The Government ought to introduce measures in this year’s budget that will mean lone parents are prioritised for housing, a lobby group has argued.
One Family, which represents people parenting alone, sharing parenting, and separating, has published its pre-budget submission calling for a cross-departmental approach from the Government in lifting lone-parent families out of poverty.
One Family chief executive Karen Kiernan said the problem must be tackled now in order to avoid “condemning another generation of children and their parents to poverty”.
“These families are consistently among the worst off in our society,” she said. “They are disproportionately represented in the homelessness figures and the living standards of working one-parent families are now amongst the worst in Europe.
“This is just not right . . . We need targeted measures that support one-parent families to support themselves out of poverty.”
In its submission, the group said there was a significant amount of lone parents and their young children in emergency accommodation. “Show compassion for these vulnerable families by prioritising housing for lone parents,” it said.
Increasing child benefit?
The group also called on the Government to restore child benefit to those aged 18 and over and in full time second-level education, as well as to increase the qualified child increase rate for older children by €5 to €42 per week.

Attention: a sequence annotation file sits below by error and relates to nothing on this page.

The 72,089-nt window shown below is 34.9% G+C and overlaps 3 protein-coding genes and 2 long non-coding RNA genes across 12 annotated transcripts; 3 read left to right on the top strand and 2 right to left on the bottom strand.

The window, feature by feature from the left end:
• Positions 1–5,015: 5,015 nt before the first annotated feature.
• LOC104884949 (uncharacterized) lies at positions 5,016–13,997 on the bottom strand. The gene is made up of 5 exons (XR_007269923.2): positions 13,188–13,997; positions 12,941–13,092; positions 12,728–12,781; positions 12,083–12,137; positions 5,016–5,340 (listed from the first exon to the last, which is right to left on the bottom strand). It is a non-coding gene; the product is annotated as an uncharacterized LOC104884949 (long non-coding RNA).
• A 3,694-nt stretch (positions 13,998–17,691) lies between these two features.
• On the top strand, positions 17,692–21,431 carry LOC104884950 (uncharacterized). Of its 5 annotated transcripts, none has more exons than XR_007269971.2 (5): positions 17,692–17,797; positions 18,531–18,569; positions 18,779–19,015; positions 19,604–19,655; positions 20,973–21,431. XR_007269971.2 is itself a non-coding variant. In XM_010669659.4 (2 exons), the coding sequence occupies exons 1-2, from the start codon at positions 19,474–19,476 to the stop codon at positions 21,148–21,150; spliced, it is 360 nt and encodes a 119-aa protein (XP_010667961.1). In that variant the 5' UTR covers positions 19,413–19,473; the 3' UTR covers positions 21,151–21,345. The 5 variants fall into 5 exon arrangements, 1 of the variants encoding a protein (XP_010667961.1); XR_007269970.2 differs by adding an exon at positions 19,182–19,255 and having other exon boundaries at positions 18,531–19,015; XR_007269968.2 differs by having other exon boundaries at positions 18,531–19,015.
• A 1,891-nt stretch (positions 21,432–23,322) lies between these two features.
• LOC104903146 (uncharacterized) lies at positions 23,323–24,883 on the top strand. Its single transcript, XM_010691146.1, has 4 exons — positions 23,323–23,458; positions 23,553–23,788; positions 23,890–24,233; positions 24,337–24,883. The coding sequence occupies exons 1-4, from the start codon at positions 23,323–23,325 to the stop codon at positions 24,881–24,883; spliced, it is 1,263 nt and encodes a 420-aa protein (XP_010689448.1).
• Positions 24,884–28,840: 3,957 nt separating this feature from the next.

In addition, it argued, the budget ought to equalise income thresholds for all families and treat one-parent families the same as two-parent families, who are allowed earn more per child for the back to school clothing and footwear allowance.
It said eligibility for the working family payment should automatically be linked to medical card eligibility and appealed for an increase in the dependent’s allowance for children under 16 years old to €80.
One-parent families need to work the same number of hours per week as two-parent families to benefit from the working family payment.
One Family called on the Government to reduce the weekly threshold to 12 hours per week for one-parent families to reduce the “disproportionate pressure they are under and to help them increase their earning capacity”.